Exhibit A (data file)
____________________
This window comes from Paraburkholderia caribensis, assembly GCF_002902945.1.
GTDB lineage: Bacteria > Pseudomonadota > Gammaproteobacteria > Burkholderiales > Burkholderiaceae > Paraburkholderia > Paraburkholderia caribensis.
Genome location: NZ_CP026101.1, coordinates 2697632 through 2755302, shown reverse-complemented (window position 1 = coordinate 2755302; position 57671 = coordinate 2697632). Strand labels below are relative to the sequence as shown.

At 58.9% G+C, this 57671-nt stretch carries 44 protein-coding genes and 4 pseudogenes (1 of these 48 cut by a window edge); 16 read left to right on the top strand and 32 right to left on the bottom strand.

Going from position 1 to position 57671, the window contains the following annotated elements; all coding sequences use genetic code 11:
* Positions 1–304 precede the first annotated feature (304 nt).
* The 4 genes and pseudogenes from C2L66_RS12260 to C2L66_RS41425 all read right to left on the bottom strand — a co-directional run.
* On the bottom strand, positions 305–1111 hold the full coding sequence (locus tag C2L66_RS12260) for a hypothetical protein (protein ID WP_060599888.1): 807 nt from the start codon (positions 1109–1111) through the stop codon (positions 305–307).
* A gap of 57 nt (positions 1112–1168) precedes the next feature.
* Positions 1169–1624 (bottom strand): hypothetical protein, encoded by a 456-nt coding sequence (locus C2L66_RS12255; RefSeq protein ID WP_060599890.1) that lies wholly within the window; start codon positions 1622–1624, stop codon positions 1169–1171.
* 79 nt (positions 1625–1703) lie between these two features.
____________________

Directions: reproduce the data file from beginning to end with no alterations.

This window comes from Paraburkholderia caribensis, assembly GCF_002902945.1.
GTDB lineage: Bacteria > Pseudomonadota > Gammaproteobacteria > Burkholderiales > Burkholderiaceae > Paraburkholderia > Paraburkholderia caribensis.
Genome location: NZ_CP026101.1, coordinates 2697632 through 2755302, shown reverse-complemented (window position 1 = coordinate 2755302; position 57671 = coordinate 2697632). Strand labels below are relative to the sequence as shown.

At 58.9% G+C, this 57671-nt stretch carries 44 protein-coding genes and 4 pseudogenes (1 of these 48 cut by a window edge); 16 read left to right on the top strand and 32 right to left on the bottom strand.

Going from position 1 to position 57671, the window contains the following annotated elements; all coding sequences use genetic code 11:
* Positions 1–304 precede the first annotated feature (304 nt).
* The 4 genes and pseudogenes from C2L66_RS12260 to C2L66_RS41425 all read right to left on the bottom strand — a co-directional run.
* On the bottom strand, positions 305–1111 hold the full coding sequence (locus tag C2L66_RS12260) for a hypothetical protein (protein ID WP_060599888.1): 807 nt from the start codon (positions 1109–1111) through the stop codon (positions 305–307).
* A gap of 57 nt (positions 1112–1168) precedes the next feature.
* Positions 1169–1624 (bottom strand): hypothetical protein, encoded by a 456-nt coding sequence (locus C2L66_RS12255; RefSeq protein ID WP_060599890.1) that lies wholly within the window; start codon positions 1622–1624, stop codon positions 1169–1171.
* 79 nt (positions 1625–1703) lie between these two features.